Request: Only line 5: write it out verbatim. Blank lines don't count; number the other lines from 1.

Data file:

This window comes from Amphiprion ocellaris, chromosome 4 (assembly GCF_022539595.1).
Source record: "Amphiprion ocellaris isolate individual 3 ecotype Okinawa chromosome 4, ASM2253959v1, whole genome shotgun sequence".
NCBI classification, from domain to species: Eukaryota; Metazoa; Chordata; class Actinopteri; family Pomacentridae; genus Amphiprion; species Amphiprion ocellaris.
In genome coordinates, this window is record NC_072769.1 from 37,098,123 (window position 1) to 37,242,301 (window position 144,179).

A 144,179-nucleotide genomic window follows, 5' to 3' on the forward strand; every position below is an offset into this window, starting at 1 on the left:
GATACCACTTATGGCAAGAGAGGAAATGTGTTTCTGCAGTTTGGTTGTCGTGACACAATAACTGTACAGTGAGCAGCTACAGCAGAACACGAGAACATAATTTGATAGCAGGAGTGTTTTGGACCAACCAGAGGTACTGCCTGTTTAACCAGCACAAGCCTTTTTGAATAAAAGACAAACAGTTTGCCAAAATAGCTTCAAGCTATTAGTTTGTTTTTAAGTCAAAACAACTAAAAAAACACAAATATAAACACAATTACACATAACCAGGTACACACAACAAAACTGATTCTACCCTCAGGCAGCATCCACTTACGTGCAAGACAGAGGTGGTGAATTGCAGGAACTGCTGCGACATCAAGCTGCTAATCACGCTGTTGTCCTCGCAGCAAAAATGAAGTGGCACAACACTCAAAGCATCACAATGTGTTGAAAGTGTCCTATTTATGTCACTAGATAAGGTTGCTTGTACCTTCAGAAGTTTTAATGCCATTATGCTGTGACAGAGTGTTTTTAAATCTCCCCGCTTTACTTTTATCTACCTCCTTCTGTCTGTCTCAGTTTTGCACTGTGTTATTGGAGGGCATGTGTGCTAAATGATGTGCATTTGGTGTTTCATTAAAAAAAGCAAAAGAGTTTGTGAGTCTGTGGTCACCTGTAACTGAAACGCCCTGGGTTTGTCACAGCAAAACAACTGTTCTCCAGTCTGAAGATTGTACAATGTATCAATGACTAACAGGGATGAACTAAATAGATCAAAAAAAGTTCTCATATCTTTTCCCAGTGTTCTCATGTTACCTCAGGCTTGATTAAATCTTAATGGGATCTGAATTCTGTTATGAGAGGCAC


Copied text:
A 144,179-nucleotide genomic window follows, 5' to 3' on the forward strand; every position below is an offset into this window, starting at 1 on the left: